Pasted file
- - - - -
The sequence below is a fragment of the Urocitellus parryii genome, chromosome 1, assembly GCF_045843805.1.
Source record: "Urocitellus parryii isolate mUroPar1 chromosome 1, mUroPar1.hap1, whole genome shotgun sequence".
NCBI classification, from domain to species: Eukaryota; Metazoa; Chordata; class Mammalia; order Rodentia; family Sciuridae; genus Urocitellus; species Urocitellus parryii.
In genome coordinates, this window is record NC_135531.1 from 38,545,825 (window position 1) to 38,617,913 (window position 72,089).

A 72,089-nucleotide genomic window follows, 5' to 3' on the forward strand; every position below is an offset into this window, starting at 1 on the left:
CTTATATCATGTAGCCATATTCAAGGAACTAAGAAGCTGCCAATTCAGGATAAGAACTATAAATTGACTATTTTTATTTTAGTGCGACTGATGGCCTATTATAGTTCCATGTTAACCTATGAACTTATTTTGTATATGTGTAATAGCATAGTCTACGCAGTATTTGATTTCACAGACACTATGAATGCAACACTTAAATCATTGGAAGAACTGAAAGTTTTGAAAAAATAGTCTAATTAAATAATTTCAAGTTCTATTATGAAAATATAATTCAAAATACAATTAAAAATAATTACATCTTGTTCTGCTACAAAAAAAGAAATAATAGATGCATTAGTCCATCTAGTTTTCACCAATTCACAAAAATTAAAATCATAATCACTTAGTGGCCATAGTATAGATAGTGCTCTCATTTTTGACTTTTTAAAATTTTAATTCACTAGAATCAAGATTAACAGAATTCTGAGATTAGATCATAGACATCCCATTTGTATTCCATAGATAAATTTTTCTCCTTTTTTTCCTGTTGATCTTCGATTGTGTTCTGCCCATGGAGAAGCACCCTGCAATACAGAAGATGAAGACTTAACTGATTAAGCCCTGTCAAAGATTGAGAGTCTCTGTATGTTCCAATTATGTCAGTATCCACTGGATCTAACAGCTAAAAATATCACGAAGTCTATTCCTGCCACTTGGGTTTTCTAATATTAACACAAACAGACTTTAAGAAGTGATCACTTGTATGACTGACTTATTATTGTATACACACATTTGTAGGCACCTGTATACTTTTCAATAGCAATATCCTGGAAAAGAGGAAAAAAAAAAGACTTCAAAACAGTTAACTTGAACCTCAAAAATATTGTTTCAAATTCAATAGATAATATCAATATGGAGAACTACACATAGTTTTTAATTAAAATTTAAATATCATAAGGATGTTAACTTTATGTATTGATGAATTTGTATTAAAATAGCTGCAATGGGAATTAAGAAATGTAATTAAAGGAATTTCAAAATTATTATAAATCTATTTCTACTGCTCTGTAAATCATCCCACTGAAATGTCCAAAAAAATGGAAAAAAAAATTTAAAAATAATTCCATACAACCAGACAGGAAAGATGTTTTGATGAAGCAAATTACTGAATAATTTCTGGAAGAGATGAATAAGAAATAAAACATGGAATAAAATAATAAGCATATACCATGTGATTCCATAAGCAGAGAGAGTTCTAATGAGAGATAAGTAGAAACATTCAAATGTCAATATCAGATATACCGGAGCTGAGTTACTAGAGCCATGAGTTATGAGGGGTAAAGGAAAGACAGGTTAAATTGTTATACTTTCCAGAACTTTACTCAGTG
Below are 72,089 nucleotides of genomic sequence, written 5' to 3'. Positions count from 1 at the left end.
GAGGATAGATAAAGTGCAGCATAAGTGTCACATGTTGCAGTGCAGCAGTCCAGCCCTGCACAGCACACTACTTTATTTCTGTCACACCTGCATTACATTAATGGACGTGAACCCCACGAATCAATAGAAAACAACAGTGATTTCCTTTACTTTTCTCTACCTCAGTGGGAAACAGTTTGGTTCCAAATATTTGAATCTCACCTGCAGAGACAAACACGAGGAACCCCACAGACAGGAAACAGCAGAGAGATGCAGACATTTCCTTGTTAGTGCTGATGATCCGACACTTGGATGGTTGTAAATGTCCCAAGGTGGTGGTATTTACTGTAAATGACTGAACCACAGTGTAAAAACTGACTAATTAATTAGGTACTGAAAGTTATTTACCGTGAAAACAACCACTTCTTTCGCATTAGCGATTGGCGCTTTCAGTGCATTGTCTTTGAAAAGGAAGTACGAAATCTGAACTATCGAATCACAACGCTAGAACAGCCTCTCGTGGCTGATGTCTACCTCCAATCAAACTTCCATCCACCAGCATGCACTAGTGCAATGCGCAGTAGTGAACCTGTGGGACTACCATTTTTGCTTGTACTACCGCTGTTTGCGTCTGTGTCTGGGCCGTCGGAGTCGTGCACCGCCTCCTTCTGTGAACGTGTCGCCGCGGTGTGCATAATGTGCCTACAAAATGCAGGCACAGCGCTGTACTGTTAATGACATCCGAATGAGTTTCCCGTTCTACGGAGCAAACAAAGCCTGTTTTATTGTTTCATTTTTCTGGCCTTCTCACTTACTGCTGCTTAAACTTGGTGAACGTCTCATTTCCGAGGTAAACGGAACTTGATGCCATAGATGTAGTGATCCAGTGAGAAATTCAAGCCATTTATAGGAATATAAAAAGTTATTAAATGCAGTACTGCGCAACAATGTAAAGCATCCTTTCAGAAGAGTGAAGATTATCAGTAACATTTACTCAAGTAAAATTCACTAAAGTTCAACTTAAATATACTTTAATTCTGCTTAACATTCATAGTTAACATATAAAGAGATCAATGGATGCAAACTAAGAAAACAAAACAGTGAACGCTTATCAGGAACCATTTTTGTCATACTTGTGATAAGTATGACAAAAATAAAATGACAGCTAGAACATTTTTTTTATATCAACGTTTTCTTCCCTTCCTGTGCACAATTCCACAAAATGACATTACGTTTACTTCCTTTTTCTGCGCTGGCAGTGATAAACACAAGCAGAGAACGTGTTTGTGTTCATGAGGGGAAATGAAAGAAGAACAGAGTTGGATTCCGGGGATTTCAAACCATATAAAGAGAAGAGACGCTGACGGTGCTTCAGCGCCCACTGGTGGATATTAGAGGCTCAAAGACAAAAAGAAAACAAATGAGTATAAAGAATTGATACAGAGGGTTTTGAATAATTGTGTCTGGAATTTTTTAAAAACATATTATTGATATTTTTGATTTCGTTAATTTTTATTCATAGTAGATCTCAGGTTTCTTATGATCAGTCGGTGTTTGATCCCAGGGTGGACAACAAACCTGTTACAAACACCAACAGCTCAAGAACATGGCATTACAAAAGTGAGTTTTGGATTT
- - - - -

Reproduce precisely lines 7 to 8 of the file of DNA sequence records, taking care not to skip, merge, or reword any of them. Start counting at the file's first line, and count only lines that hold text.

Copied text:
Below are 72,089 nucleotides of genomic sequence, written 5' to 3'. Positions count from 1 at the left end.
GAGGATAGATAAAGTGCAGCATAAGTGTCACATGTTGCAGTGCAGCAGTCCAGCCCTGCACAGCACACTACTTTATTTCTGTCACACCTGCATTACATTAATGGACGTGAACCCCACGAATCAATAGAAAACAACAGTGATTTCCTTTACTTTTCTCTACCTCAGTGGGAAACAGTTTGGTTCCAAATATTTGAATCTCACCTGCAGAGACAAACACGAGGAACCCCACAGACAGGAAACAGCAGAGAGATGCAGACATTTCCTTGTTAGTGCTGATGATCCGACACTTGGATGGTTGTAAATGTCCCAAGGTGGTGGTATTTACTGTAAATGACTGAACCACAGTGTAAAAACTGACTAATTAATTAGGTACTGAAAGTTATTTACCGTGAAAACAACCACTTCTTTCGCATTAGCGATTGGCGCTTTCAGTGCATTGTCTTTGAAAAGGAAGTACGAAATCTGAACTATCGAATCACAACGCTAGAACAGCCTCTCGTGGCTGATGTCTACCTCCAATCAAACTTCCATCCACCAGCATGCACTAGTGCAATGCGCAGTAGTGAACCTGTGGGACTACCATTTTTGCTTGTACTACCGCTGTTTGCGTCTGTGTCTGGGCCGTCGGAGTCGTGCACCGCCTCCTTCTGTGAACGTGTCGCCGCGGTGTGCATAATGTGCCTACAAAATGCAGGCACAGCGCTGTACTGTTAATGACATCCGAATGAGTTTCCCGTTCTACGGAGCAAACAAAGCCTGTTTTATTGTTTCATTTTTCTGGCCTTCTCACTTACTGCTGCTTAAACTTGGTGAACGTCTCATTTCCGAGGTAAACGGAACTTGATGCCATAGATGTAGTGATCCAGTGAGAAATTCAAGCCATTTATAGGAATATAAAAAGTTATTAAATGCAGTACTGCGCAACAATGTAAAGCATCCTTTCAGAAGAGTGAAGATTATCAGTAACATTTACTCAAGTAAAATTCACTAAAGTTCAACTTAAATATACTTTAATTCTGCTTAACATTCATAGTTAACATATAAAGAGATCAATGGATGCAAACTAAGAAAACAAAACAGTGAACGCTTATCAGGAACCATTTTTGTCATACTTGTGATAAGTATGACAAAAATAAAATGACAGCTAGAACATTTTTTTTATATCAACGTTTTCTTCCCTTCCTGTGCACAATTCCACAAAATGACATTACGTTTACTTCCTTTTTCTGCGCTGGCAGTGATAAACACAAGCAGAGAACGTGTTTGTGTTCATGAGGGGAAATGAAAGAAGAACAGAGTTGGATTCCGGGGATTTCAAACCATATAAAGAGAAGAGACGCTGACGGTGCTTCAGCGCCCACTGGTGGATATTAGAGGCTCAAAGACAAAAAGAAAACAAATGAGTATAAAGAATTGATACAGAGGGTTTTGAATAATTGTGTCTGGAATTTTTTAAAAACATATTATTGATATTTTTGATTTCGTTAATTTTTATTCATAGTAGATCTCAGGTTTCTTATGATCAGTCGGTGTTTGATCCCAGGGTGGACAACAAACCTGTTACAAACACCAACAGCTCAAGAACATGGCATTACAAAAGTGAGTTTTGGATTT